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Where poverty crushes

Doctor, family saving lives in Niger

August 30, 2010
Observer Today
They say change is good. Imagine going from living amid the Allegheny National Forest to living in the deserts of Africa. Dr. Matt Megill, his wife Tara, 4-year-old daughter Irene, and 2-year-old son Emmett live in a 40-building compound near Galmi Hospital in the Republic of Niger, West Africa, a developing and poverty-stricken country. Galmi Hospital was founded in 1950 by Serving in Mission, a worldwide Christian missions organization. It contains 110 beds and the staff there tends to more than 1,000 patients a week. After corresponding with the hospital in 2007, the Megill family moved to Niger in 2008. “We were interested in serving a Muslim country...it was a place we felt we could serve both physically and spiritually,” Megill said. Living in a foreign country may be difficult, but moving your family, learning a new language and an entirely different culture is even more challenging. Megill said one of the hardest parts was being cut off physically from family and loved ones back home in Warren. They are able to stay connected since they do have Internet access where they live in Niger, but it is slow and not always reliable. There were many things to get used to. The national literacy rate in Niger is estimated to be between 10 to 28 percent, which adds to the already present difficulty of effectively communicating with patients. The types of illnesses and diseases that Western countries have are vastly different from those found in West Africa, which provides a different kind of challenge when diagnosing patients. For example, Megill stated that the people of Niger do not have a word for ‘stroke’ or ‘immune system’, so there is a cultural and communication barrier to contend with in order to properly treat them. “It comes down to retooling your knowledge base. Medicine is so cultural and geographic...you have to become familiar with a whole different set of drugs,” Megill explained. “These patients are very sick and you don’t have the tools that you’re used to working with.” Malaria is the single biggest diagnostic issue in the area with pneumonia and HIV also being dominant illnesses, though HIV is not as big of a problem in West Africa as it is in some of the southern African countries. There is a weekly market where fresh produce and other necessities may be purchased, but it does not compare to driving to the local grocery store to pick up whatever you need, whenever you need it. Sometimes the water well breaks. Even with preparation, this all takes some getting used to. Tara Megill tends to the children and oversees their learning and education. She also devotes time to continuously learn the Hausa language and customs, such as keeping her head and legs covered in public, even in 100 degree heat, in order to follow Muslim ways of life. The Megills designated three months to learning the Hausa language in order to be prepared for their move. “I do love the Hausa people and the Hausa language and that has grown over the time I’ve been there,” Megill said. “I love the intellectual challenge of the language and to develop those relationships cross-culturally enriches you personally.” The most rewarding thing he says, from a medical perspective, is seeing patients improve. “It’s a team effort and it’s tremendously gratifying to see them turn around,” Megill said. “There are definitely people who our ministry has really helped.” Most patients stay in the hospital for about a week, depending on the level of illness. For some, it is necessary to stay a bit longer but that is generally an exception. The care at Galmi Hospital is not free, but it is subsidized. Other funding is provided by Serving in Mission as well as various donors and the staff salary is paid for through gifts to the ministry. The Megill family will be returning to Niger in a few months, after the birth of their third child. Dr. Megill will be the featured speaker for the Warren Missions Project 2010 Program at 6 p.m. Thursday in the Slater Room of Warren Public Library.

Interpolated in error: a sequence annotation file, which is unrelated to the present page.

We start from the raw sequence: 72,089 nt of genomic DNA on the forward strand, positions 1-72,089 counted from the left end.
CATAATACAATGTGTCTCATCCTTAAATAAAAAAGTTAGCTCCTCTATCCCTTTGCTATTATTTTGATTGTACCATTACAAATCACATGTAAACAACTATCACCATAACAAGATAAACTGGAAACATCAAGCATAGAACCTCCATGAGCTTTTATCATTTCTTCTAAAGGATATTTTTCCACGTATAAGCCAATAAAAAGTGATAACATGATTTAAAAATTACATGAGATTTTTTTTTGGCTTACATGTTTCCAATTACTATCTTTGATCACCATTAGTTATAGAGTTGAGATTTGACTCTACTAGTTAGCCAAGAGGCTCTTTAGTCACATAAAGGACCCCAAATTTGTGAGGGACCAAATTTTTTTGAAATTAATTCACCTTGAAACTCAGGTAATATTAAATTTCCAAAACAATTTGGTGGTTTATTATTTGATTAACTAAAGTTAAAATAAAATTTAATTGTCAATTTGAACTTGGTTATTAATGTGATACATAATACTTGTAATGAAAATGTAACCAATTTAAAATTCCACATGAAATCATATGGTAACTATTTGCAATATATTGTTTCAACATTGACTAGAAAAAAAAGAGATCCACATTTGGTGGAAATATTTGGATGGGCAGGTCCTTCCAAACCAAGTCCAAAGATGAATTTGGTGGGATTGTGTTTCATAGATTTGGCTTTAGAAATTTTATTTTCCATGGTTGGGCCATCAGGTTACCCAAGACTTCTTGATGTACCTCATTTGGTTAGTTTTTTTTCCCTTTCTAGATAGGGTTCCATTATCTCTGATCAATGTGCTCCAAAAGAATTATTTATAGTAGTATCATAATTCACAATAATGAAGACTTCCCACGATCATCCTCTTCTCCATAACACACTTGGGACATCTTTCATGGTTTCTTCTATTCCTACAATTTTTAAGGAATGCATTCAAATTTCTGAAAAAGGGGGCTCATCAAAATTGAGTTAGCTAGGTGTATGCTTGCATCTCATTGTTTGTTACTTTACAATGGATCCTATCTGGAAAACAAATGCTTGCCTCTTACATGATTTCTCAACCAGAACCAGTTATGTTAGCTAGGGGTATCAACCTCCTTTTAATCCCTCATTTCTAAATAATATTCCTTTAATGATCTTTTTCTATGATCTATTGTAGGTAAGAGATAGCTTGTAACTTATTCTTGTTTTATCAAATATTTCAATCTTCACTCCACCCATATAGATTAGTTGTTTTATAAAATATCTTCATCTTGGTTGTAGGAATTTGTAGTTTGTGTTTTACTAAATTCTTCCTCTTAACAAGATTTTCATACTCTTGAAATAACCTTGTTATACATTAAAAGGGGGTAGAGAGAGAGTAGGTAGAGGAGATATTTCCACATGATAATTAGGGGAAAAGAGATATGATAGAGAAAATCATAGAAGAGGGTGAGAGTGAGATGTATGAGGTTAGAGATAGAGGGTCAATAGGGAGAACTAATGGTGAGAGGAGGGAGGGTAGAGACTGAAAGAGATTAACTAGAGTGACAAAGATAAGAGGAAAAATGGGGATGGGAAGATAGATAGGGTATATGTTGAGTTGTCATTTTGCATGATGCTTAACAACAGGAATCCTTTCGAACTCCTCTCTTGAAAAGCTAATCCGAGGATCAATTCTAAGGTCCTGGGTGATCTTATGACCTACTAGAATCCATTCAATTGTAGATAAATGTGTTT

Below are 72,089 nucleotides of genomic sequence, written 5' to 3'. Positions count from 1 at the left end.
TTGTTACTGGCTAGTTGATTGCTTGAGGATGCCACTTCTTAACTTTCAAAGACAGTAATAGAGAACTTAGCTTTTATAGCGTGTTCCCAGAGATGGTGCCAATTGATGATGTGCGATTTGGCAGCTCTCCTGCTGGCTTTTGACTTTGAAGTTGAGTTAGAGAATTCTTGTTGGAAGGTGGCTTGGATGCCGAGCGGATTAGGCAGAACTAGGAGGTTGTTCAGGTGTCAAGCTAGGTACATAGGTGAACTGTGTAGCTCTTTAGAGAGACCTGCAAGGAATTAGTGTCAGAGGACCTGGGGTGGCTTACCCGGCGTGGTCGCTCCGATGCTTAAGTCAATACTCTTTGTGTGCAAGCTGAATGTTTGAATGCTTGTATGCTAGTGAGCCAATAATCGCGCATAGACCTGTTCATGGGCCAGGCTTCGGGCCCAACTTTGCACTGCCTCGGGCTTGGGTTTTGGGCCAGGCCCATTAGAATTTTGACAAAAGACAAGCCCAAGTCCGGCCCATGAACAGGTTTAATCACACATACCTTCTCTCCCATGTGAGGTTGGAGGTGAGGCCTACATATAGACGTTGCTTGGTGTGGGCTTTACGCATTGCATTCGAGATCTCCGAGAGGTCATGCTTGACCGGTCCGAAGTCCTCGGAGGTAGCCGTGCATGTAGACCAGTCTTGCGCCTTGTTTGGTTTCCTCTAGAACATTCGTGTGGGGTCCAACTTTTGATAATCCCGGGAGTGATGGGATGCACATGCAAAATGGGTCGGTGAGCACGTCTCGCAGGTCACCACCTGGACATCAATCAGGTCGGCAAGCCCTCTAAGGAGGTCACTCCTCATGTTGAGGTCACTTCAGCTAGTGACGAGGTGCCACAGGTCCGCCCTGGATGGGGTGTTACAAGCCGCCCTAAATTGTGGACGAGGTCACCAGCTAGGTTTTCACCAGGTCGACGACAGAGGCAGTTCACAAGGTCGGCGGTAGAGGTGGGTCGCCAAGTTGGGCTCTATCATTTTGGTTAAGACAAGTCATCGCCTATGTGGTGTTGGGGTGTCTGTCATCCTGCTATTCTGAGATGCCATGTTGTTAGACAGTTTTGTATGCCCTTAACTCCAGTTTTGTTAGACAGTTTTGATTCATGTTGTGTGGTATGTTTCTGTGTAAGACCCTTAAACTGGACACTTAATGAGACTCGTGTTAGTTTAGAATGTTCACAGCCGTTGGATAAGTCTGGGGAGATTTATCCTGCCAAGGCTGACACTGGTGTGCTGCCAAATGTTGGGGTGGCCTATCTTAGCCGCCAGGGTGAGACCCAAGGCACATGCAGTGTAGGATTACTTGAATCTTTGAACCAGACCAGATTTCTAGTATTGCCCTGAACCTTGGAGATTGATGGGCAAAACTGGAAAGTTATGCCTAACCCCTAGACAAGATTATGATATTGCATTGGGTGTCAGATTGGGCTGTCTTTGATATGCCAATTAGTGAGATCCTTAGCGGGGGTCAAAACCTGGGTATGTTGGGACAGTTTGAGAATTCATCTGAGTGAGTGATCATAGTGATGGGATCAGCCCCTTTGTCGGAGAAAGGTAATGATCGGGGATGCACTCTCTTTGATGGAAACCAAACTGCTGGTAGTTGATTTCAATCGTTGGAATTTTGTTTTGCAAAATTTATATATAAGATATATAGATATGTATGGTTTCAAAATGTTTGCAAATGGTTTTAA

Article Photos

Megill stands outside of Galmi Hospital.

Fact Box

‘...We were interested in serving a Muslim country...it was a place we felt we could serve both physically and spiritually.’ Dr. Matt Megill
 
 

 

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